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Lesson 2 – Project Organization

All lectures will be delivered as readings that you complete on your own time. Post questions with the lesson here.

Make sure to read this article before moving on to Methodology Assignment 2.

Note: Take a look at the new Resources tab of the course website.

Table of contents

  1. Goals of Data Science Software Development
    1. Overview
    2. Managing Project Components
  2. The Anatomy of a Data Science Project
    1. Domain Research
    2. Question / Hypothesis
    3. Data ETL (extract, transform, load)
    4. Model Building
    5. Continued Prediction
    6. Conclusions and Reports
    7. Summary
    8. Caveat: Methods-Focused Projects
  3. An Initial Template for Data Science Projects
    1. Configuration vs. Code
    2. A Simple Template
    3. A Simple Example
      3. data-params.json
  4. A Final Template
    1. Overview
    2. The Template
      1. data
      2. notebooks
      3. requirements.txt
    3. Examples

Goals of Data Science Software Development


At a high level, the data science lifecycle looks a lot like the scientific method you saw in elementary school.

While you may begin with a single question, after performing exploratory data analysis and building a model to answer your question, you will likely refine your original question or come up with more questions to investigate. As a result, the code that you write needs to be written so that it can support iteratively changing questions and analyses. Specifically, the code for a data science project needs to be:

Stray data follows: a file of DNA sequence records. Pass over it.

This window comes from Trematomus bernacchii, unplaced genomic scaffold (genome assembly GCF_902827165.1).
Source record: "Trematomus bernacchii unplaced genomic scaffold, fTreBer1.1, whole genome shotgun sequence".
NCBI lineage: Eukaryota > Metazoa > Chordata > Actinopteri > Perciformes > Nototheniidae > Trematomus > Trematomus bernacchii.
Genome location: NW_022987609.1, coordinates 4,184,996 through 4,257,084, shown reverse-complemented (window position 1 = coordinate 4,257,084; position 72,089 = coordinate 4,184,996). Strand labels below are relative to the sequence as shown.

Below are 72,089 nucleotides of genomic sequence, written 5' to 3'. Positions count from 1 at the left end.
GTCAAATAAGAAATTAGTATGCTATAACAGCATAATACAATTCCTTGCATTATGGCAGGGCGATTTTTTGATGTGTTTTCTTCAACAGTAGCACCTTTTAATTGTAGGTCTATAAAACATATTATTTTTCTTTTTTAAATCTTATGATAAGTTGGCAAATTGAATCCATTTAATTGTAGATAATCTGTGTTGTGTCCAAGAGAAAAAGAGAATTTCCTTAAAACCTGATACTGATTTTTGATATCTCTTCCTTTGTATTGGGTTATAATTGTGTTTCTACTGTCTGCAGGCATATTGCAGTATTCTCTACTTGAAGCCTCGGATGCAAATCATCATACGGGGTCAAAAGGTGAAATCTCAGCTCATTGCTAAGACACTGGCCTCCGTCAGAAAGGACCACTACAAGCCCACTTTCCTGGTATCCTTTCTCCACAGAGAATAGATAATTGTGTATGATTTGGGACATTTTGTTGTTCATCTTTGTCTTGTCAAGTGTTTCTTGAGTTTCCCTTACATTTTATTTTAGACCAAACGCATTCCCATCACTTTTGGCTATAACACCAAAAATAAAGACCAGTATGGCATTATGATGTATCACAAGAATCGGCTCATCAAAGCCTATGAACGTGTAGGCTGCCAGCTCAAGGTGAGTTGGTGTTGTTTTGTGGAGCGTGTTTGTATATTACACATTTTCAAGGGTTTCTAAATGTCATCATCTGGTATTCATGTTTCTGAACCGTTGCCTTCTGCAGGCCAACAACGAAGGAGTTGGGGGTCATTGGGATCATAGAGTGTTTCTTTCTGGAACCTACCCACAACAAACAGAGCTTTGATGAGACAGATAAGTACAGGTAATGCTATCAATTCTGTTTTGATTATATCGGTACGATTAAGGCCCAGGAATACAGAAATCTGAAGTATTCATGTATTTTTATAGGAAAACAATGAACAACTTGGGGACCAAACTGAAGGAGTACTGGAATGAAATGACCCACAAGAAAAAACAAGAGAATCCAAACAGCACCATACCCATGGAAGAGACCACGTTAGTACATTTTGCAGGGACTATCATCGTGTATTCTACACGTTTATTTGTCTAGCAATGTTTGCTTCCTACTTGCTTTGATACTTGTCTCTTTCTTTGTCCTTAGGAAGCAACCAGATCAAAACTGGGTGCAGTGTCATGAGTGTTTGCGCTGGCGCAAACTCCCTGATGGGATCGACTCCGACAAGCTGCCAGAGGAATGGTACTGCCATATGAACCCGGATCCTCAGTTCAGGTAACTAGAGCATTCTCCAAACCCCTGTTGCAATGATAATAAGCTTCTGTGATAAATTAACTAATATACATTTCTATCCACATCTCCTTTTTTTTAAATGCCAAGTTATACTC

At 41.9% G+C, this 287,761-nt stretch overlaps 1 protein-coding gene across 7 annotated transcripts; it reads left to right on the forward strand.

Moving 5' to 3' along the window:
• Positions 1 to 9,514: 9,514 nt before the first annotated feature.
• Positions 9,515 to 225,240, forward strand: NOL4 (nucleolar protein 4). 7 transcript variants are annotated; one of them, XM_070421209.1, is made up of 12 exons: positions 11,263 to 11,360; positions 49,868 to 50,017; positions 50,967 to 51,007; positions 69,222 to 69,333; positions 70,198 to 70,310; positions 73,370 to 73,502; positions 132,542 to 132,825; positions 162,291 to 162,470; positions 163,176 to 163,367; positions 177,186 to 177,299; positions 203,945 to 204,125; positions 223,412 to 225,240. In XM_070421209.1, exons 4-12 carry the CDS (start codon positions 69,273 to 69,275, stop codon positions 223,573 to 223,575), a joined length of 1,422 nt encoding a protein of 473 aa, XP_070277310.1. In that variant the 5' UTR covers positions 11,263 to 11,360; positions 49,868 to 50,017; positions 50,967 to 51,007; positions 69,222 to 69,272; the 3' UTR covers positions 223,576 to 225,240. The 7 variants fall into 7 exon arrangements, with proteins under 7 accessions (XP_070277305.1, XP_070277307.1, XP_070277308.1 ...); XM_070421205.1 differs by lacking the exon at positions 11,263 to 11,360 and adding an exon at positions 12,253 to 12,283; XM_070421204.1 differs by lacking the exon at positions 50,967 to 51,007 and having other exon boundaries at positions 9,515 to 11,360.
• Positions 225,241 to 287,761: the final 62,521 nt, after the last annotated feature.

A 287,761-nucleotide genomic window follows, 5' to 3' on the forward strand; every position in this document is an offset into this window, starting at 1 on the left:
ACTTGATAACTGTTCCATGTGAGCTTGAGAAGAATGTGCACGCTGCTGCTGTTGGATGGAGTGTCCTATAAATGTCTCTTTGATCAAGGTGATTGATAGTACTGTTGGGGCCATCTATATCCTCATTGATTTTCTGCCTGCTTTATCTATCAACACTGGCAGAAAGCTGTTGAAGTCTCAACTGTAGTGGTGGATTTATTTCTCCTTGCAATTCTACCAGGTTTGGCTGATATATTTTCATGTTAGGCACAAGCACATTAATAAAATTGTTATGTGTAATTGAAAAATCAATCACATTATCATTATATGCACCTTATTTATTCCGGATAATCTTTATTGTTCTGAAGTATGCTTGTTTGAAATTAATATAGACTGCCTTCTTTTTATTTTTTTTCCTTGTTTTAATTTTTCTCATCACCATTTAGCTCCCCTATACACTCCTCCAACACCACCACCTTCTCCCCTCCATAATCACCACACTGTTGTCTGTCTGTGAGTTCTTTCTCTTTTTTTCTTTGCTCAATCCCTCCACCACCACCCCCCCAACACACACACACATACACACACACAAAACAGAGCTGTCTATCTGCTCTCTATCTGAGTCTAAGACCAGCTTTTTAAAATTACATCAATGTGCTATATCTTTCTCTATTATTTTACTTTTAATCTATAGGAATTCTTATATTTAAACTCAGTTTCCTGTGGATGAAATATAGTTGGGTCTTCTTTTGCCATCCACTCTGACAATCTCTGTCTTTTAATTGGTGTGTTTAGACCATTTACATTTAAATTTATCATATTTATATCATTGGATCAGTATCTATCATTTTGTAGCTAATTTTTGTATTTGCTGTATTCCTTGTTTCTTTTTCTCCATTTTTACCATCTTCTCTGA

1. Flexibly written, to adapt to changing questions.
  2. Clearly documented, so that is clear – both to you and others using your code – what each piece does.
  3. Reproducible, meaning that others should be able to run it themselves.

In theory, that sounds pretty straightforward. However, as you saw in DSC 80, the real data science lifecycle is anything but.

This makes it even more crucial that you follow the three principles outlined above. If you’re not careful, it’s easy to fall in the trap of writing poorly organized code with many hard-coded pieces. This results in:

  • Being able to execute fewer iterations of your project, and as a result, making slower progress on your project.
  • Being unsure of what your code is even doing, increasing the likelihood of making mistakes while iterating and making it unclear what your conclusions even are.
  • Making it less likely that others will be able to use and replicate the results of your project, resulting in your project fading into obscurity.

The purpose of this lesson is to show you how to adhere to the three principles mentioned above, as this will increase your chances of successfully executing your project. The contents of this lesson will be relevant for the remainder of the capstone sequence; you will find yourself coming back to it often in the future.

Managing Project Components

There are a plethora of tools used in industry for managing data science projects, far too many for us to make a dent in them in this course. Instead, we will expose you to a few popular tools that help solve core issues that will be relevant even decades in the future, once the current slate of tools is replaced.

A small sample of tools that exist for managing data science projects.

These core issues revolve around the fact that your project will be made up of several components. For instance, you may have separate components for ingesting and cleaning raw data, creating visualizations, and training models. Issues you need to be aware of are: